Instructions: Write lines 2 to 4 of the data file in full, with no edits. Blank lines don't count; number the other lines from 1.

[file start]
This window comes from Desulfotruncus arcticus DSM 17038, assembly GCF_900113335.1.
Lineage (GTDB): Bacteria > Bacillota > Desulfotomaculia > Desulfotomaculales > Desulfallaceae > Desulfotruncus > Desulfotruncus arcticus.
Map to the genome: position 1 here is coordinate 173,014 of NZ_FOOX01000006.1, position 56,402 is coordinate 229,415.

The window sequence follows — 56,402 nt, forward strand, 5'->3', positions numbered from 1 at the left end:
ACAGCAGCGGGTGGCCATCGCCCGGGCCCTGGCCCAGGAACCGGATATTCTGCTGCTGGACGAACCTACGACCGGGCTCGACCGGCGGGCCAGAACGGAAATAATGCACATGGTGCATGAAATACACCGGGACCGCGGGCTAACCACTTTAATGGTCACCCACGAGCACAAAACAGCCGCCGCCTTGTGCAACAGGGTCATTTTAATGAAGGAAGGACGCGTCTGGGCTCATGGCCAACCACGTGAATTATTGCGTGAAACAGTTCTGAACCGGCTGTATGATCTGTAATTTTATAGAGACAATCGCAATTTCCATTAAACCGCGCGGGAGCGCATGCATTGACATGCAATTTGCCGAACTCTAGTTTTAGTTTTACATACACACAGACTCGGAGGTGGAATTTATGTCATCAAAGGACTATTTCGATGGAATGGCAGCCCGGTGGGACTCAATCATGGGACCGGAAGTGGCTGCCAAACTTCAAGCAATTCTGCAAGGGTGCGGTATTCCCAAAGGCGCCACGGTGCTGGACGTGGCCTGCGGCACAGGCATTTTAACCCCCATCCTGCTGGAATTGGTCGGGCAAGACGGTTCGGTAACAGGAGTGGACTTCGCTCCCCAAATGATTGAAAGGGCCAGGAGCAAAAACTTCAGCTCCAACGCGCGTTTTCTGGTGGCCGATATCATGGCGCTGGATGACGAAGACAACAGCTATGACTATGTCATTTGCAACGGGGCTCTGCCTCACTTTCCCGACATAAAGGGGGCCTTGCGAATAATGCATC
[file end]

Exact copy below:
Lineage (GTDB): Bacteria > Bacillota > Desulfotomaculia > Desulfotomaculales > Desulfallaceae > Desulfotruncus > Desulfotruncus arcticus.
Map to the genome: position 1 here is coordinate 173,014 of NZ_FOOX01000006.1, position 56,402 is coordinate 229,415.

The window sequence follows — 56,402 nt, forward strand, 5'->3', positions numbered from 1 at the left end: